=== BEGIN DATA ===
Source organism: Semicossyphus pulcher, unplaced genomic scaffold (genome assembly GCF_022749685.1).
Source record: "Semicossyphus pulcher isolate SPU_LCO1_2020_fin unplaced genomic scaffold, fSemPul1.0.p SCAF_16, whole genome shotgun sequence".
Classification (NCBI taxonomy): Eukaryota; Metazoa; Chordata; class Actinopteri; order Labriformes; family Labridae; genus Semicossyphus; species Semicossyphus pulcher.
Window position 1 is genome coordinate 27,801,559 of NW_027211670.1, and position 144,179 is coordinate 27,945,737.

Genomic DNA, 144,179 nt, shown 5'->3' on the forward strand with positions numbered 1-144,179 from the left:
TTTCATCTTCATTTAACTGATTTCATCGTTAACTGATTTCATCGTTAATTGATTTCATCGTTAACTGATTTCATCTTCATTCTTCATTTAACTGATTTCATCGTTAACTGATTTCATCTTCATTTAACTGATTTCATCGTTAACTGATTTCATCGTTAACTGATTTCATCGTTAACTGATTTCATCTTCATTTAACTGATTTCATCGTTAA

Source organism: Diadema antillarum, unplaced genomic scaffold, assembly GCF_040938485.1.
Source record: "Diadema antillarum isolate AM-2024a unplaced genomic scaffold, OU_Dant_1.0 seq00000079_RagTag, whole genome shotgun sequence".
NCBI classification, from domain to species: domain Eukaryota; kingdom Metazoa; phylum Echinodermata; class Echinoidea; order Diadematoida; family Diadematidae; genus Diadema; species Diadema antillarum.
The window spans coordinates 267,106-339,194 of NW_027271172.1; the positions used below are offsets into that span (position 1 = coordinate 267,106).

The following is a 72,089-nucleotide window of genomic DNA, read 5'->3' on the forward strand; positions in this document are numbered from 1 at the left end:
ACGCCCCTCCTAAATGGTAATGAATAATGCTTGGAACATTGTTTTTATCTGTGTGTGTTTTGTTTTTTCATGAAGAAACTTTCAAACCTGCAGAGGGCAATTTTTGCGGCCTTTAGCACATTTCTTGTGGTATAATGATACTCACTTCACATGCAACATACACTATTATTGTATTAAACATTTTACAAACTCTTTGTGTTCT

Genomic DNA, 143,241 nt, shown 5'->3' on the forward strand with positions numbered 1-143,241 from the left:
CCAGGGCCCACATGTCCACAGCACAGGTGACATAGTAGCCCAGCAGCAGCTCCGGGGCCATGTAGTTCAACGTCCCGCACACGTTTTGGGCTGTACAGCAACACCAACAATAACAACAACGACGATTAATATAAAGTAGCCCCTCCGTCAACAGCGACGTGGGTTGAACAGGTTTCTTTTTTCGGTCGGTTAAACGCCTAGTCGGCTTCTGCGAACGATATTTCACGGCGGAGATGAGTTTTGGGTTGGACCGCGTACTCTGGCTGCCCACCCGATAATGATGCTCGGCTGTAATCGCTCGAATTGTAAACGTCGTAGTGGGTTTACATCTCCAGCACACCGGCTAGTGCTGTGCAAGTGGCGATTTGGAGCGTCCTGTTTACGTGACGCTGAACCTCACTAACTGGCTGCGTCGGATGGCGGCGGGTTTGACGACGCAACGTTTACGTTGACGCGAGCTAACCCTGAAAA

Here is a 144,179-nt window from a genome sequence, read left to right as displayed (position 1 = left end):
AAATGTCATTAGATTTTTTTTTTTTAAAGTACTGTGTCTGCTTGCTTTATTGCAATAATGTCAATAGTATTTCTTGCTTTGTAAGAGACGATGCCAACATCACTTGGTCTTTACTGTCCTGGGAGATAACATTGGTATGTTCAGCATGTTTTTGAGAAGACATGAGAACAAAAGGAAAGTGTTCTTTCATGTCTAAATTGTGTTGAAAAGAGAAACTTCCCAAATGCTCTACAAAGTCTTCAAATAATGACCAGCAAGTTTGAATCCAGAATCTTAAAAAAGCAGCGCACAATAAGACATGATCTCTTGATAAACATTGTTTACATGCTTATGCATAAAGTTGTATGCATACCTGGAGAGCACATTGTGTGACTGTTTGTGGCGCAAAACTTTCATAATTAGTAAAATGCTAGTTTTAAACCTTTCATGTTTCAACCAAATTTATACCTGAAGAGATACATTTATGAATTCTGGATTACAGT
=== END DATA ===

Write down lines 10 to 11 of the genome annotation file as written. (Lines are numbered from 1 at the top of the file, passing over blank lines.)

The window spans coordinates 267,106-339,194 of NW_027271172.1; the positions used below are offsets into that span (position 1 = coordinate 267,106).

The following is a 72,089-nucleotide window of genomic DNA, read 5'->3' on the forward strand; positions in this document are numbered from 1 at the left end: